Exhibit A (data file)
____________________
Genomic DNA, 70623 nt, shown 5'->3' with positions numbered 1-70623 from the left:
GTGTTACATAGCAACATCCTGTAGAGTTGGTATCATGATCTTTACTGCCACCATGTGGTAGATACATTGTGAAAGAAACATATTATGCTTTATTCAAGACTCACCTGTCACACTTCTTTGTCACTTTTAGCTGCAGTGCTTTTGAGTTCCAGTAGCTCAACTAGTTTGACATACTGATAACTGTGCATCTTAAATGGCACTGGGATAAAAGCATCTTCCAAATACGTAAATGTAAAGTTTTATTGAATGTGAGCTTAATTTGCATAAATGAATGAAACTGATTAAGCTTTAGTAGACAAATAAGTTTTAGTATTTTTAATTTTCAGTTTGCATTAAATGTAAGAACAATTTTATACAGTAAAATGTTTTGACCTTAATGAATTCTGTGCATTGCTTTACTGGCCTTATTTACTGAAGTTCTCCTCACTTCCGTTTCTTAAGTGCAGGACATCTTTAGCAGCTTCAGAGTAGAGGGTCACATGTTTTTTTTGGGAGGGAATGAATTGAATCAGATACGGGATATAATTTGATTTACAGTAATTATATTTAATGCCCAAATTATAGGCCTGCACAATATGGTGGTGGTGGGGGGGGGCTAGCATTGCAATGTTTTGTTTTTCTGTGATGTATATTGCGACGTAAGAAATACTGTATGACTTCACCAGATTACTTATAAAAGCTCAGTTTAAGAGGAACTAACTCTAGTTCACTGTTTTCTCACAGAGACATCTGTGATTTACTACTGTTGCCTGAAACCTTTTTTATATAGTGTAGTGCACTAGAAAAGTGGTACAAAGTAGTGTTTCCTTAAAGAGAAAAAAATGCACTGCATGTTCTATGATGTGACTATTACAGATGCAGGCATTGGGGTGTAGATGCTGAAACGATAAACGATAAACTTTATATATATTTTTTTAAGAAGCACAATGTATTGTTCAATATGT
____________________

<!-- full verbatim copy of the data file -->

Genomic DNA, 70623 nt, shown 5'->3' with positions numbered 1-70623 from the left:
GTGTTACATAGCAACATCCTGTAGAGTTGGTATCATGATCTTTACTGCCACCATGTGGTAGATACATTGTGAAAGAAACATATTATGCTTTATTCAAGACTCACCTGTCACACTTCTTTGTCACTTTTAGCTGCAGTGCTTTTGAGTTCCAGTAGCTCAACTAGTTTGACATACTGATAACTGTGCATCTTAAATGGCACTGGGATAAAAGCATCTTCCAAATACGTAAATGTAAAGTTTTATTGAATGTGAGCTTAATTTGCATAAATGAATGAAACTGATTAAGCTTTAGTAGACAAATAAGTTTTAGTATTTTTAATTTTCAGTTTGCATTAAATGTAAGAACAATTTTATACAGTAAAATGTTTTGACCTTAATGAATTCTGTGCATTGCTTTACTGGCCTTATTTACTGAAGTTCTCCTCACTTCCGTTTCTTAAGTGCAGGACATCTTTAGCAGCTTCAGAGTAGAGGGTCACATGTTTTTTTTGGGAGGGAATGAATTGAATCAGATACGGGATATAATTTGATTTACAGTAATTATATTTAATGCCCAAATTATAGGCCTGCACAATATGGTGGTGGTGGGGGGGGGCTAGCATTGCAATGTTTTGTTTTTCTGTGATGTATATTGCGACGTAAGAAATACTGTATGACTTCACCAGATTACTTATAAAAGCTCAGTTTAAGAGGAACTAACTCTAGTTCACTGTTTTCTCACAGAGACATCTGTGATTTACTACTGTTGCCTGAAACCTTTTTTATATAGTGTAGTGCACTAGAAAAGTGGTACAAAGTAGTGTTTCCTTAAAGAGAAAAAAATGCACTGCATGTTCTATGATGTGACTATTACAGATGCAGGCATTGGGGTGTAGATGCTGAAACGATAAACGATAAACTTTATATATATTTTTTTAAGAAGCACAATGTATTGTTCAATATGT